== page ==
8/25/2009

Home Waters

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Wow - it has been over a month since I last fished Cheeseman Canyon - early July to be precise - which is something that hasn't happened in a long time. With a trip back home to Utah, a serious work-load and several weekends spent in the high-country, it stands to reason that my 'home waters' would not get the lovin' that it deserves.

Time to kiss and make up (cue the cheesy 70's porn music) and satisfy this hunger for some familiar fare.

Ok, so this time I managed to get us to the water at the perfect time - before the sun had risen, yet still light enough to see the water perfectly. And what we saw was not conducive to a happy homecoming: the flows were down, and the fish were few and far between. On top of that, the fish that were there showed more paranoia and skittishness than a season's worth of Intervention episodes.

On the plus side of things, they were all very nice fish - in the 15+ inch range. There was nary a wee-fish to be found.

So, we rolled up our sleeves and went to work, where Eva and I combined to lose a lot of fish to popped hooks and broken lines. The night prior, I had tied on a leader (6x) that I had bought quite some time ago, and it's been in my pack ever since. Also, I don't think the quality was all that great to begin with, so after the 4th fish snapped my tippet off at the leader, I changed it out. And guess what? no more snapped lines.

I also neglected to put on a new indicator - which I didn't realize until mid-afternoon. Like a BB rattling around in an empty tuna can, the thought finally soaked through my thick skull that I had been fishing sans an indicator since mid-morning. And you know something? I kinda liked it, in a sick, twisted sort of way.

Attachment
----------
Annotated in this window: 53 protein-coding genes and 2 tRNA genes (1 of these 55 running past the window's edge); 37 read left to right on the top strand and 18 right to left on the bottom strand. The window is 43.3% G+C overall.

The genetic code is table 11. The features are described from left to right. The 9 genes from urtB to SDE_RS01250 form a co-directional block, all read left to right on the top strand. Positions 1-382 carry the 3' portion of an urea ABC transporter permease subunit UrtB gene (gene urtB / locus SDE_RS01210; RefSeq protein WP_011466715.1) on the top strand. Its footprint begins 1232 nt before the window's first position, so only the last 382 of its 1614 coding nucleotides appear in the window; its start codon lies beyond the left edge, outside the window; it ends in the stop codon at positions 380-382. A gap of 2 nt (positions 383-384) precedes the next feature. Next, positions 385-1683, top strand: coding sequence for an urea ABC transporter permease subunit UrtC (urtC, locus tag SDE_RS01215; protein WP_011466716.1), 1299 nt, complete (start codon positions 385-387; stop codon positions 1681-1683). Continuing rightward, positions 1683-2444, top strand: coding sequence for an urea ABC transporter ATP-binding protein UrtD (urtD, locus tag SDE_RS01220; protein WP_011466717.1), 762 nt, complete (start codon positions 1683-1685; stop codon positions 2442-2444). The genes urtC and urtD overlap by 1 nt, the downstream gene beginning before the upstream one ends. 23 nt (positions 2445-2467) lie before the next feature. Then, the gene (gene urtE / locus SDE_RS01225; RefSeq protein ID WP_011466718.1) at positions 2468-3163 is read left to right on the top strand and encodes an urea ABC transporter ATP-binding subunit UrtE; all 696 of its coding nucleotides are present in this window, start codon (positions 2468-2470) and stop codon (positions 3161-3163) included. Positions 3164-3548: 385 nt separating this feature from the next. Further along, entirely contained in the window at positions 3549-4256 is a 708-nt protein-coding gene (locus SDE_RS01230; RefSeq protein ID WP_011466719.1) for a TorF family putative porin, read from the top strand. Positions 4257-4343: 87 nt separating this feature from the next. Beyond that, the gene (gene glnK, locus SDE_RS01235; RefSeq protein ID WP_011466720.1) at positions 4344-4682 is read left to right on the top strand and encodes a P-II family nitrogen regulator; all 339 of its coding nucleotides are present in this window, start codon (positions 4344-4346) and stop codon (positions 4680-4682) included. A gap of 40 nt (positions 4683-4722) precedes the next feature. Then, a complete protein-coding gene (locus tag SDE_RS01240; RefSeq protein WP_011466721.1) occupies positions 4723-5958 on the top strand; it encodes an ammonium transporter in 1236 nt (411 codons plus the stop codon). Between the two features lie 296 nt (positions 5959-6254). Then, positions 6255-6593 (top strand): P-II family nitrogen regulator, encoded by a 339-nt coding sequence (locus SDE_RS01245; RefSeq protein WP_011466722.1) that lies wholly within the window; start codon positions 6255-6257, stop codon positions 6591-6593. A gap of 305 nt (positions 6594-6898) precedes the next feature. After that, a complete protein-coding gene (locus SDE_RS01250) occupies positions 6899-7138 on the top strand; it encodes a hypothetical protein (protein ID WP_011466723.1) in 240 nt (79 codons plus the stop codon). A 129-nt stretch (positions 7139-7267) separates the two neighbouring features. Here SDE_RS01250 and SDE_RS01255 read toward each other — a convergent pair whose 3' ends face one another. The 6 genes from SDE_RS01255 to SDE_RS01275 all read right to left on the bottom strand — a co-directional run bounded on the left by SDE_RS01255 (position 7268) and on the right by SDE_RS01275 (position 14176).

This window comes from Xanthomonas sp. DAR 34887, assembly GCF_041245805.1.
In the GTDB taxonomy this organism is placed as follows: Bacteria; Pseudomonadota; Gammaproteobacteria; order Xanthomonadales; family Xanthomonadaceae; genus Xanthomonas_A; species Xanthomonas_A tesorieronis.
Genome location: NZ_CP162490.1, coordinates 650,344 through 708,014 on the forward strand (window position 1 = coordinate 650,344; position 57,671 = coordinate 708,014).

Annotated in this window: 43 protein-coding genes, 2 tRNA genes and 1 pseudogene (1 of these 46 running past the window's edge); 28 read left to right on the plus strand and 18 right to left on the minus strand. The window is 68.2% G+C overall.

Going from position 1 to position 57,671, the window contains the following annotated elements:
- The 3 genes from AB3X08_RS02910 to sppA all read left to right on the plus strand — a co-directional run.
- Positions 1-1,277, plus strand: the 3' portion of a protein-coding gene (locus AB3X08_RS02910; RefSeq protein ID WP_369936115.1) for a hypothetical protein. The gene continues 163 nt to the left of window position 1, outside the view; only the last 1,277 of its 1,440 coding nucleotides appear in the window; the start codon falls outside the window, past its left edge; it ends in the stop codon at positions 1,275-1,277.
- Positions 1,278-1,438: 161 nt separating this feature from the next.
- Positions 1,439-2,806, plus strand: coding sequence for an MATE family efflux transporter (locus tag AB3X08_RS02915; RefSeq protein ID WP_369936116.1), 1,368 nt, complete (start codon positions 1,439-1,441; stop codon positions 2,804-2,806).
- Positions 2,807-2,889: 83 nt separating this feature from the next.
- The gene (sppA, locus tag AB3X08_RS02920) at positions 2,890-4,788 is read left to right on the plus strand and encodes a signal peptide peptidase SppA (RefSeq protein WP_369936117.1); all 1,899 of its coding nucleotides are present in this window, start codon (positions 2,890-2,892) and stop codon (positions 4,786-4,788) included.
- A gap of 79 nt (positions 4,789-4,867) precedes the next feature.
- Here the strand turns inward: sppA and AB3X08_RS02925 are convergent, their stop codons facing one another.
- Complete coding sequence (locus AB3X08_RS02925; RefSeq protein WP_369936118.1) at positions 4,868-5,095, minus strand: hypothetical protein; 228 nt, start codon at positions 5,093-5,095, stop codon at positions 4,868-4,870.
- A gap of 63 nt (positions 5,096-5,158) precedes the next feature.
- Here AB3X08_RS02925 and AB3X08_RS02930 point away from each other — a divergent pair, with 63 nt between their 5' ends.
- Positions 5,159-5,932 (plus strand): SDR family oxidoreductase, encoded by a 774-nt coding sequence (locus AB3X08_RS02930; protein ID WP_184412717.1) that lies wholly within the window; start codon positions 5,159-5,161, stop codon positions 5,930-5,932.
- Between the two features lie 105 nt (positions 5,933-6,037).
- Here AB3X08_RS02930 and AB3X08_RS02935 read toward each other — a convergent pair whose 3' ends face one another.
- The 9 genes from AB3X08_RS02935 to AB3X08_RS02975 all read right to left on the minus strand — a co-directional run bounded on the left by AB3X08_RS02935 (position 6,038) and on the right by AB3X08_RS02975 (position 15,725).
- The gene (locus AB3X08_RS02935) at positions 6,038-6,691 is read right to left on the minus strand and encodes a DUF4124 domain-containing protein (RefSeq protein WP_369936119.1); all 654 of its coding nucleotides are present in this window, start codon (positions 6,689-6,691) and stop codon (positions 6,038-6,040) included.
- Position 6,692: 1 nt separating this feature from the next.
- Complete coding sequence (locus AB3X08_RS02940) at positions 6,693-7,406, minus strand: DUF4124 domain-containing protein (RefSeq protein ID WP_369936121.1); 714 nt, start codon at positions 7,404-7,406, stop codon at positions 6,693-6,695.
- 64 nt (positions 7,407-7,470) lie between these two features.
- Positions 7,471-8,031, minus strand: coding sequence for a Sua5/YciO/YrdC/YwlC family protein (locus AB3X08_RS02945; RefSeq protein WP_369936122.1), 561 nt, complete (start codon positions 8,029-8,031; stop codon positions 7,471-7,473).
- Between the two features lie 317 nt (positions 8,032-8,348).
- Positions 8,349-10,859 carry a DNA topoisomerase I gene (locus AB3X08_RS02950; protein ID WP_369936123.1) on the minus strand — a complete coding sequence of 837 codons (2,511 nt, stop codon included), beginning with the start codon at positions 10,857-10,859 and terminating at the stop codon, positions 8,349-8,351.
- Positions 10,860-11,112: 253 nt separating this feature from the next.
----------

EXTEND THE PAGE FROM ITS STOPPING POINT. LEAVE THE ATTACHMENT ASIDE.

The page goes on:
For the most part, I would qualify the fishing as slow - simply because of the small number of available targets, and their level of anxiety. As far as flies went, PT's and midges were it - almost everything else failed to get a response (including my beloved scud, which only produced one fish all day).

And speaking of response - about mid-afternoon, I spotted a large target in some slow water next to the bank, and feeling rather saucy, I re-rigged with a dry and tossed it his way, and he went for it - only to turn away at the last second.

So I called Eva over, and we got her set up with a dry, and she started casting to him - only to get snubbed like I did. After that, we took turns tossing dries and getting ruthlessly spanked. He would come up, open wide, the fly would ALMOST enter his mouth, and then he would turn away, no doubt laughing at our expense the entire time.

After about 10 minutes of this nonsense, I had had enough. I may have no recourse when being laughed at by other people, but I refuse to get Punk'd by a fish. Dries may not be my forte, but I do know a few things about nymphing.

So, I tied on a PT, added some split shot, and a few casts later, with Eva manning the net, we had this clown bagged and tagged. As the old saying goes, "He Who Laughs Last is usually the One Holding the Net." After taking our revenge via taunts and embarrassing video evidence, he fought his way to freedom. Hopefully, a wiser fish for the experience.